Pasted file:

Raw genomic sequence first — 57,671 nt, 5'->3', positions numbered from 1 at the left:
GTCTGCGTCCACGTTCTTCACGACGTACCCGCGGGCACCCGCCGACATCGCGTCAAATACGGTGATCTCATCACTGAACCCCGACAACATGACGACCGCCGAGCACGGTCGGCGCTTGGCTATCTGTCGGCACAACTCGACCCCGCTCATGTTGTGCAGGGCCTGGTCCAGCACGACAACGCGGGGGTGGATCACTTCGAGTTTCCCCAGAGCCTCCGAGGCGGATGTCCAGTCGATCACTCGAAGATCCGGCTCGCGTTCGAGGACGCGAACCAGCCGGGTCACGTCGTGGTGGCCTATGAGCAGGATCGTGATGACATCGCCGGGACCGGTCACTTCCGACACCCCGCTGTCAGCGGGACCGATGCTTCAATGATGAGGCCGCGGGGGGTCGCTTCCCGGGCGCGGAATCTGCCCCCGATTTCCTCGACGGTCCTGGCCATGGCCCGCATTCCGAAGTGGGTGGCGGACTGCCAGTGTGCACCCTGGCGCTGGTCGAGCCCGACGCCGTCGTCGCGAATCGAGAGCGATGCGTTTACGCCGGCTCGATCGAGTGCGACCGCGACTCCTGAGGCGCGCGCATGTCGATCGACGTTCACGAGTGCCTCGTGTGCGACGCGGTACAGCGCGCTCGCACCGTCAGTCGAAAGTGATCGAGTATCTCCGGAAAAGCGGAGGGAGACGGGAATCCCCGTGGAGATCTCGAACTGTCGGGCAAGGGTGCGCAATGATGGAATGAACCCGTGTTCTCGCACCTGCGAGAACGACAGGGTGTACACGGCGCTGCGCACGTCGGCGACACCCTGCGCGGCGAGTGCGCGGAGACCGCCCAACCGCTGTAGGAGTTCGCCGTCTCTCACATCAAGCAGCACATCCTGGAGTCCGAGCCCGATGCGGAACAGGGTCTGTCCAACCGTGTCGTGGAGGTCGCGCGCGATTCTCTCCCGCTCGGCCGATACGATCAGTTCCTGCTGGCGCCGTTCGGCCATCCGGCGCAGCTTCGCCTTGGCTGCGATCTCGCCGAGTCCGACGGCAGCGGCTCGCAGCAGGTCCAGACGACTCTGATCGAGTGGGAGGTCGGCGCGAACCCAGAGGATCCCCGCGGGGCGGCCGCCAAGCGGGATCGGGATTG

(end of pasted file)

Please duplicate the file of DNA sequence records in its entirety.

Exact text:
Raw genomic sequence first — 57,671 nt, 5'->3', positions numbered from 1 at the left:
GTCTGCGTCCACGTTCTTCACGACGTACCCGCGGGCACCCGCCGACATCGCGTCAAATACGGTGATCTCATCACTGAACCCCGACAACATGACGACCGCCGAGCACGGTCGGCGCTTGGCTATCTGTCGGCACAACTCGACCCCGCTCATGTTGTGCAGGGCCTGGTCCAGCACGACAACGCGGGGGTGGATCACTTCGAGTTTCCCCAGAGCCTCCGAGGCGGATGTCCAGTCGATCACTCGAAGATCCGGCTCGCGTTCGAGGACGCGAACCAGCCGGGTCACGTCGTGGTGGCCTATGAGCAGGATCGTGATGACATCGCCGGGACCGGTCACTTCCGACACCCCGCTGTCAGCGGGACCGATGCTTCAATGATGAGGCCGCGGGGGGTCGCTTCCCGGGCGCGGAATCTGCCCCCGATTTCCTCGACGGTCCTGGCCATGGCCCGCATTCCGAAGTGGGTGGCGGACTGCCAGTGTGCACCCTGGCGCTGGTCGAGCCCGACGCCGTCGTCGCGAATCGAGAGCGATGCGTTTACGCCGGCTCGATCGAGTGCGACCGCGACTCCTGAGGCGCGCGCATGTCGATCGACGTTCACGAGTGCCTCGTGTGCGACGCGGTACAGCGCGCTCGCACCGTCAGTCGAAAGTGATCGAGTATCTCCGGAAAAGCGGAGGGAGACGGGAATCCCCGTGGAGATCTCGAACTGTCGGGCAAGGGTGCGCAATGATGGAATGAACCCGTGTTCTCGCACCTGCGAGAACGACAGGGTGTACACGGCGCTGCGCACGTCGGCGACACCCTGCGCGGCGAGTGCGCGGAGACCGCCCAACCGCTGTAGGAGTTCGCCGTCTCTCACATCAAGCAGCACATCCTGGAGTCCGAGCCCGATGCGGAACAGGGTCTGTCCAACCGTGTCGTGGAGGTCGCGCGCGATTCTCTCCCGCTCGGCCGATACGATCAGTTCCTGCTGGCGCCGTTCGGCCATCCGGCGCAGCTTCGCCTTGGCTGCGATCTCGCCGAGTCCGACGGCAGCGGCTCGCAGCAGGTCCAGACGACTCTGATCGAGTGGGAGGTCGGCGCGAACCCAGAGGATCCCCGCGGGGCGGCCGCCAAGCGGGATCGGGATTG